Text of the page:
7 THE HAZARD OF MORAL HAZARD 781 (c) Deposit insurance Deposit insurance was singled out by, for example, McKinnon and Pill (1998) as the main source of moral hazard in the Asian economies, or for that matter, any economy experiencing overborrowing (also see Krugman, 1998a). According to this argument, bank deposits are (at least implicitly) guaranteed by all governments because of the importance of the bank liabilities in the domestic payments system, and such guarantees create moral hazard on the side of the banks which then lend to misconceived or speculative projects. One point to note immediately is that even many of those who advance the deposit insurance story accept that there is a clear bene t from such insurance, which is to preserve the stability of the domestic payments system (at least McKinnon & Pill, 1998, do that unequivocally). As we pointed out earlier (Section 2), the real question here is then whether the costs from moral hazard that deposit insurance creates is greater than the gains from the stability of the domestic payments system that it also provides. As we have seen in Section 2, economic historians suggest that the gains have been generally far greater. More important, even ignoring the fact that deposit insurance may have more bene ts than costs, the problem with this story is that deposit insurance does not necessarily create moral hazard for the bank managers who make the lending decisions. By de nition, it is the depositors who are protected from this arrangement, and not the bank managers. Therefore whether deposit insurance gives the bank manager the incentive to make imprudent lending decisions will be critically determined by the degree to which his/her job security and remuneration depends on the quality of his/her decisions, and not merely by the existence of deposit insurance. In this sense, the widely used analogy between deposit insurance and re insurance is fundamentally misleading, because in the latter case the insured has (some) control over the likelihood of the insurance money being paid out, while in the former case the insured (the depositor) does not have much meaningful control over the likelihood. 13 KindlebergerÕs observation on the 1982 Debt Crisis supports our view that deposit insurance in itself need not create moral hazard on the part of the bank managers: Have the money-centre banks loaned rather recklessly to Third World countries during the 1970s, secure in the knowledge that they would not be allowed to fail? There have been appearances of that sort. But the penalties for bank mismanagement requiring rescue operations are still substantial. Depositors may not lose, but stockholders su er and risk-prone banks may have trouble raising capital. In addition, o cers of failed banks tend to be red. Sometimes this is not nancially embarrassing because of golden handshakes or parachutes, clauses in contracts of hire that provide for substantial severance pay over an extended period. Few of these appear to provide for cancellation in the case of blatant mismanagement, as perhaps, in equity, they ought to do. Reputations generally su er. Not always, however (p. 196). The point is that, if the bank managers know that they will lose their jobs and su er in reputation when their banks fail, the knowledge that their banks will be bailed out by the government does not give them much comfort. In this case, deposit insurance will not create moral hazard on the part of the bank managers. Of course, as Kindleberger points out in the above quote, in practice the bank managers are not necessarily fully punished for their poor decisions, but this is the result of a poorly designed incentive system for the bank managers, and not the result of deposit insurance per se. The empirical limitation of the deposit insurance story as applied to the Asian crisis is that it cannot really explain why, if deposit insurance was what was driving the overlending, it was the nonbank nancial institutions (e.g., the Korean merchant banks, the Thai nance companies) or the non nancial corporations (e.g., Indonesian corporations), rather than the banks, that led the overlending process. Neither the nonbank nancial institutions nor non nancial corporations had the same extent of government guarantees as the banks, as proven by the fact that many of these institutions were promptly closed down after the outbreak of the crisis (in contrast to the banks most of which were bailed-out). When combined with the fact that there was also an enormous surge of portfolio investment in ows before the crisis (which obviously has no guarantee whatsoever), the above facts suggest that it was not mainly because of perceived guarantees that so much foreign capital owed into the now crisis-stricken economies (Corden, 1998). In conclusion, it is not very clear how deposit insurance in itself could have generated overborrowing and overlending in the crisis-stricken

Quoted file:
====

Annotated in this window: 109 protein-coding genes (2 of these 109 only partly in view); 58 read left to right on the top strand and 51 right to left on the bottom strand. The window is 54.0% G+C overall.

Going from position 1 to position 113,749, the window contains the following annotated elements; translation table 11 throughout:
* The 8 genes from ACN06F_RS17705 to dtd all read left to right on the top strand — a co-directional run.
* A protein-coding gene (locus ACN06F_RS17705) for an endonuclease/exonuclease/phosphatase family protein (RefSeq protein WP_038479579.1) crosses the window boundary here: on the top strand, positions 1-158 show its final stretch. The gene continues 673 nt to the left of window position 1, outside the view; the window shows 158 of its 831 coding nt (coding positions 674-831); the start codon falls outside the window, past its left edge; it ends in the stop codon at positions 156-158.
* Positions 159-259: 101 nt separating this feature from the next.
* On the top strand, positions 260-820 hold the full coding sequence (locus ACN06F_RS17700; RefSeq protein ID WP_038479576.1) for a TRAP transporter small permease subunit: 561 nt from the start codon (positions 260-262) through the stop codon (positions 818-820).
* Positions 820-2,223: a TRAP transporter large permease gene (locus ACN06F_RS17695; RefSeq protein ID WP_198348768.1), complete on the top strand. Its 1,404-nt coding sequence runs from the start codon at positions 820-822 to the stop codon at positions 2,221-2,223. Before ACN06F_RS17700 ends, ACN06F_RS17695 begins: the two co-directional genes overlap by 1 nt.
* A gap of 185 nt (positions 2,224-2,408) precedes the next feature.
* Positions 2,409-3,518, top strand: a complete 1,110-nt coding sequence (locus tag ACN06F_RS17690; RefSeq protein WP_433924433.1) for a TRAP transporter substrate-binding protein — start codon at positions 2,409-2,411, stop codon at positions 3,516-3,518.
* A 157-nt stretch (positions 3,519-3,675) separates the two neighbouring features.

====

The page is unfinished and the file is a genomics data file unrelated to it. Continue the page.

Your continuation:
8 782 WORLD DEVELOPMENT Asian countries. If government guarantee were to play an important role in encouraging moral hazard on the part of those who make lending decisions, there should have been (at least the perception of) a guarantee that their job and reputation will be safe whatever happens to the institutions they manage, and not just a guarantee for the depositors. There is no evidence that such guarantee existed in the countries concerned. Moreover, when a high proportion of foreign capital in ows to these countries were either in the form of loans to the nonbank nancial institutions and the non nancial corporate sector, which by no means had similar (even implicit) guarantees as the banking sector, or in the form of portfolio investment, it is di cult to believe that it was the perception of government guarantee that was driving the surge in capital in ows. (d) The logic of ``too big to fail'' This argument has been quite popular among those who write on the Korean crisis. Many of these commentators have argued that the reckless, unfocused diversi cation of the big conglomerates (known as the chaebols) is to blame for the countryõs crisis. These large conglomerates, they argue, took excessive risk because they knew that they were ``too big to fail'' in the sense that the government could not a ord to sit and watch them go bankrupt for fear of large-scale ``ripple e ects'' such as largescale unemployment and bankruptcy of subcontracting rms (e.g., Yoo, 1997; Pyo, 1998; Burton, 1998). They point out the government rescue of some large rms in the past as the evidence that the logic of TBTF has been in operation in the countryðthe most frequently cited example being the nationalization of the bankrupt third-largest car manufacturer Kia in the build-up to the crisis (for the details on the fate of Kia, see Chang, 1998). 14 The logic of TBTF seems di cult to dismiss, especially given that it is indeed practiced by all governments in all capitalist countries, including the ones that claim to be the most marketoriented. The rescue of the US hedge fund, Long Term Capital Management (LTCM), is one prominent recent example, but the late 1970s rescue of the bankrupt Swedish shipbuilding industry through nationalization by the countryõs rst right-wing government for over 50 years or the early 1980s rescue of the carmaker Chrysler by the avowedly free-market Reagan administration also seem to demonstrate the power of the logic of TBTF. There is confusion, however, in the TBTF story between the rescue of a rm and the rescue of its owners or managers who are responsible for creating the situation where the rescue is needed. To the manager, it is not much of a consolation that his/her rm is saved by the government due to its large size, if the rescue operation involves the termination of his/her contract. So if a manager knows that his/her job would be in jeopardy if the rm performs badly, there is little moral hazard. The same goes for the owners. If the owners know that the rescue operation requires ceding of their corporate control (as has been almost always the case in KoreaÐsee below), they cannot a ord to be lax in management (in case they are owner-managers) or in supervising the hired managers. In this sense, the rescue of LTCM, which did not involve the removal of the incumbent management (although its control was weakened due to debt-equity swaps), has de nitely given a very bad signal to the rest of the nancial industry and will probably encourage moral hazard in the future. On the other hand, the rescue of Kia, which involved a change in the top management, could not have sent such a signal to the managers of other large enterprises. In other words, whether government bail-out of some large rms encourages moral hazard by the managers of other large rms depends on whether they are accompanied by punishments for bad management. The evidence from Korea is not on the side of the TBTF story. Especially in the 1960s and the 1970s, when the country was going through rapid structural changes, it was not infrequent to see even some of the largest chaebols going bankrupt and their carcasses being divided up through state-mediated take-overs. The second largest chaebol during the 1960s, Samho, had all but disappeared by the late 1970s after a series of bankruptcies of its core rms. The Gaepoong chaebol, which ranked between the third and the fourth during the 1960s virtually disappeared by the mid-1970 following a series of business failures. The Donglip chaebol, which ranked the ninth in the early 1960s, went bankrupt by the end of the decade. The owner of the once-largest car manufacturer in the country, Shinjin, was forced to sell it o to the state-owned Korea Development Bank (which then sold it to Daewoo) in the late 1970s, when it got into trouble. Dongmyung, the chaebol